5 Valuable Lessons I Learned From Starting A Business In Asia

This past March, I set off to Hong Kong as a 23-year-old with grand ambitions of riding the next wave of economic growth in Asia.

Caught up in the business media’s fascination with “The Next Economic Superpower,” I was expanding an existing online training company I had helped to build in the UK.

Despite the fact that I had never stepped foot in Hong Kong before, I was hungry, determined and convinced it would be a straightforward, first step on my path to global domination.

Humility led to the following lessons:

1. Life Begins At The End Of Your Comfort Zone

Don’t worry; I’m the first to acknowledge how clichéd this remark is. However, most clichés possess an element of truth. I knew that when it came to trying to get a business going -- and a life, for that matter -- in a completely foreign environment, I needed to do something that pushed my desire to succeed and push past limits.

The world’s tallest bungee jump in Macau, standing 764 feet tall, was the ideal starting point. When you do something like that, it provides an anchor from which there is no turning back. Any doubt about attending that networking event or giving a difficult presentation pales in comparison.

2. Talk To Everyone

Within the first month of arriving in Hong Kong, I had some meetings set up in Bangalore, India with potential clients. Bangalore is the Silicon Valley of India, so I located the main post-work drinks road and within a few minutes, was talking to a Scottish man who ran a local stem-cell research company.

By talking over beers and pizza, he set me up with a friend in charge of one of India’s fastest growing accountancy training companies. I met him the next morning and he proved to be a valuable contact.

Whilst in Asia, I was blown away by how much people wanted to help out expats, mainly because they knew what it was like to be in your shoes. All you needed to do was open your mouth and start talking.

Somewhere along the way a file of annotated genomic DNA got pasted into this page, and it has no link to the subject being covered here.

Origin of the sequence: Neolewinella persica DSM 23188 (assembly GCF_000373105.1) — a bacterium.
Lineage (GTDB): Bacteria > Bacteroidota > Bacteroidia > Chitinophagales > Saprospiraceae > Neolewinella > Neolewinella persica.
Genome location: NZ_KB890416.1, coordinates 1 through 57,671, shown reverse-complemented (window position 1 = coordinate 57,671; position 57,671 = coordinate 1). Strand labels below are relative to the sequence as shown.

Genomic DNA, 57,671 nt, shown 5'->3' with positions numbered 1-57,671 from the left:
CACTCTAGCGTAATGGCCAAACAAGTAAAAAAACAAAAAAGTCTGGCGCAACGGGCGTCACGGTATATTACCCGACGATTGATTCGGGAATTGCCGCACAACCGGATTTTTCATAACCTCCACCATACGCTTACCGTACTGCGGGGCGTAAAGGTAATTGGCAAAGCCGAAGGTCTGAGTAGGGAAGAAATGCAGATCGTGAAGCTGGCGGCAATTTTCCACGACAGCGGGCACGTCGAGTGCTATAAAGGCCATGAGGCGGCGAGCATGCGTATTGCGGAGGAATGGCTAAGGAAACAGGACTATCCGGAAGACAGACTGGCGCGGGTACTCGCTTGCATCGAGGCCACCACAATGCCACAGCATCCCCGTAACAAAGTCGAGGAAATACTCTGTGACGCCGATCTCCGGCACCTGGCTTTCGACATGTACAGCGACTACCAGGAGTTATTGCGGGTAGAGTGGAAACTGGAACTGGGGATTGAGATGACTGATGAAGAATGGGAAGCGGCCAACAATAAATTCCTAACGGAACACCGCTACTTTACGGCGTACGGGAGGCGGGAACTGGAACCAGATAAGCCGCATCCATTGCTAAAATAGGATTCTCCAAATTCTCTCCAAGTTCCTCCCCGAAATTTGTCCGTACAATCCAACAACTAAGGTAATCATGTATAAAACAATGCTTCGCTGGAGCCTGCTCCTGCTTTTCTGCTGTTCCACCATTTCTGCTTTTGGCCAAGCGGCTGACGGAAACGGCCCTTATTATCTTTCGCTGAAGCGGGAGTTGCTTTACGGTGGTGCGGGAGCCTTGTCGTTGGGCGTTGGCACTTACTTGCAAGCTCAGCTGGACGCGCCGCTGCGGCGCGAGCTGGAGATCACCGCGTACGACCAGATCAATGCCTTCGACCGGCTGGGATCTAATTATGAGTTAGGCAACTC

3. Stand-Up

Keen to improve in all areas of my life, I wanted to find a way to actively practice public speaking on a regular basis. I wasn’t a huge fan of the somewhat formulaic approach organizations, such as Toastmasters , so I went to a stand-up comedy class.

When you go to something like that, you open up your mind and perspective and it automatically sharpens the competitive spirit. A voice inside you urges you to go that one step further and perform. Before you know it, you’re in front of a paid audience and drastically outside of your comfort zone, yet again.

If you approach things openly, without being tied to a specific outcome, it becomes easier to quickly improve, as you can objectively assess your development and tweak your approach.

4. Form Independent Judgment

As any entrepreneur is painfully aware, the ability to buy into enthusiasm can be your most potent weapon and at the same time, it can be your greatest liability. As an ardent believer in the economic miracle underway in Asia, I bought into the story that China’s ride to the top of the economic pile is linear and assured.

However, as with most things in life, when I was actually on the ground there, reality didn’t align with the fantasy. Without delving too much into the details, the laughable restriction of the Internet is symptomatic of a country perilously positioned to make the next step in its development.

Have the confidence to go into the world and test out your beliefs because what you think you know is often heavily biased.

5. Persevere

I had a great time in Asia and while my business aspirations did not work out as I hoped they would, the lessons I learned by stepping into the unknown will be of extreme value to me moving forward. Persevering through challenging experiences is the surest way to develop in your career, life and relationships.

I strongly encourage people to get out there and try a new business or travel to a place that intimidates them because anything that pushes you outside of your comfort zone forces you to adapt and grow. That’s the only way to create the future of your dreams.

Twenty years from now you will be more disappointed by the things that you didn't do than by the ones you did do. So throw off the bowlines. Sail away from the safe harbor. Catch the trade winds in your sails. Explore. Dream. Discover. – Mark Twain

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